Paul Barker, Associate Professor in the Yusuf Hamied Department of Chemistry,  runs a research group with goals of design, engineering and evolution of metalloproteins. His work is multidisciplinary and with expertise in molecular biology, protein chemistry, electrochemistry and inorganic synthesis, his work ranges from understanding the structure and function of heme proteins to the evolution of enzymes that use unnatural metal cofactors for catalysis. While he takes a very fundamental approach to understanding metal-protein interactions, this is aimed at producing new electronic and catalytic proteins that could have impact in the general field of synthetic biology. Understanding how proteins manipulate electron transfer reactions will lead to novel electronic sensing systems. Generating new, orthogonal transition metal enzymes will add to existing biosynthetic pathways for the microbial production of high value or bulk chemicals in a sustainable manner. Exploring molecular evolution in a non-natural context, using metals that biology does not have access to, connects him in a small way to Darwin鈥檚 legacy.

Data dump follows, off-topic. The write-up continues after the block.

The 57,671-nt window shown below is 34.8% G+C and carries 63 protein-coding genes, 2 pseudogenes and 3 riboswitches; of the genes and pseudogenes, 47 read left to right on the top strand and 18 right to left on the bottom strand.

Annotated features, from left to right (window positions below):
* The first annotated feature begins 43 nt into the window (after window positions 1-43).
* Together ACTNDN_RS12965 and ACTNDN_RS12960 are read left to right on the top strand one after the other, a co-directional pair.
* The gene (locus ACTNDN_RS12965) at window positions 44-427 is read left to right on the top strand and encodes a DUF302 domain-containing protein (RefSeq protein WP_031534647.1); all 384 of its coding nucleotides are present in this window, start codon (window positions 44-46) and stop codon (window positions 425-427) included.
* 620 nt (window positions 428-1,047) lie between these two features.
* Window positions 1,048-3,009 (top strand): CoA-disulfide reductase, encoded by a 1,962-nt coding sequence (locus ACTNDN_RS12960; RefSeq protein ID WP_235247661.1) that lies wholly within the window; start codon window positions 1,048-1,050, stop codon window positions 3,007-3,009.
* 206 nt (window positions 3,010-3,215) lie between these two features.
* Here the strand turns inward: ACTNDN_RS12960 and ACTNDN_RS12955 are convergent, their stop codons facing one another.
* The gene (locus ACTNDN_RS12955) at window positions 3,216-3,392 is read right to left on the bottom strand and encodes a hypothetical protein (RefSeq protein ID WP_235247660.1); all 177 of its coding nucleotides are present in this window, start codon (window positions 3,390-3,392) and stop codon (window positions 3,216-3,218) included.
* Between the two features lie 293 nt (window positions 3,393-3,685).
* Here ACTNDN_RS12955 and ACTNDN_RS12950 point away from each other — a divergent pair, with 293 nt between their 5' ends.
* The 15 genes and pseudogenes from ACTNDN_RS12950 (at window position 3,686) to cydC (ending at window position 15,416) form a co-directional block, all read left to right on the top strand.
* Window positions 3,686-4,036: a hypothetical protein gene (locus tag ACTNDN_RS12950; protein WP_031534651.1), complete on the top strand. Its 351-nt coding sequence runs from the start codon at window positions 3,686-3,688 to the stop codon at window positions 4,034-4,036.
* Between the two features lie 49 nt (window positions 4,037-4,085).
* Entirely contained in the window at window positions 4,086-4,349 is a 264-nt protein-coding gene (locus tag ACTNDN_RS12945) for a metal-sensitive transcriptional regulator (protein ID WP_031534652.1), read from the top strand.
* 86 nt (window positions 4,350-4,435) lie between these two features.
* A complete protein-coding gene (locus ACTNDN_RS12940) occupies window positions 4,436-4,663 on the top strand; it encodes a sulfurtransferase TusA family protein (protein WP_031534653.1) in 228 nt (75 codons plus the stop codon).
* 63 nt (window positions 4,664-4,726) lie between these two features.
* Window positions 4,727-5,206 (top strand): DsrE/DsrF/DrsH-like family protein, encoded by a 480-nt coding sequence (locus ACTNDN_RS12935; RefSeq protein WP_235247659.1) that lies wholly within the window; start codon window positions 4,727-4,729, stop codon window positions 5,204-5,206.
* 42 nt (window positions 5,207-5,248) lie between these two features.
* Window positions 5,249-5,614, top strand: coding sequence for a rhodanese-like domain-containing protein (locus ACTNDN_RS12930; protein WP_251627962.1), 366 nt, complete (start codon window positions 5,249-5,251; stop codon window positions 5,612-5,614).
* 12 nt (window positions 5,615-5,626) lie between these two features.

Paul teaches across a broad range of topics, from transition metal chemistry to protein chemistry and nanotechnology. He has a long-standing interest in, and commitment to, graduate education in general and specifically within the Cambridge system, having served for many years on Departmental, School and University Graduate Education committees.

Paul obtained his B.Sc. (Joint Honours) from Imperial College in Chemistry and Biochemistry (rather like Natural sciences but less well organised), his D. Phil. from Oxford, (Queen鈥檚 College), before being awarded an Issac Walton Killam Post-Doctoral Fellowship at the University of British Columbia, Vancouver. He returned to the UK to take an MRC Fellowship at the MRC Centre for Protein Engineering, which was then part of the MRC-LMB at Addenbrookes, and then obtained a BBSRC Advanced Fellowship to join the Chemistry Department where he was then appointed to his current University post. He spent 18 years as a Fellow of Downing College, where he was DoS for Chemistry for 10 of those years. He also has experience as Undergraduate and Graduate Tutor, particularly supporting and participating in Graduate Student activities.

Paul is a sports fan (ex-player), particularly rugby and cricket, but also enjoys exploring the countryside on dog walks and helps out with local conservation projects.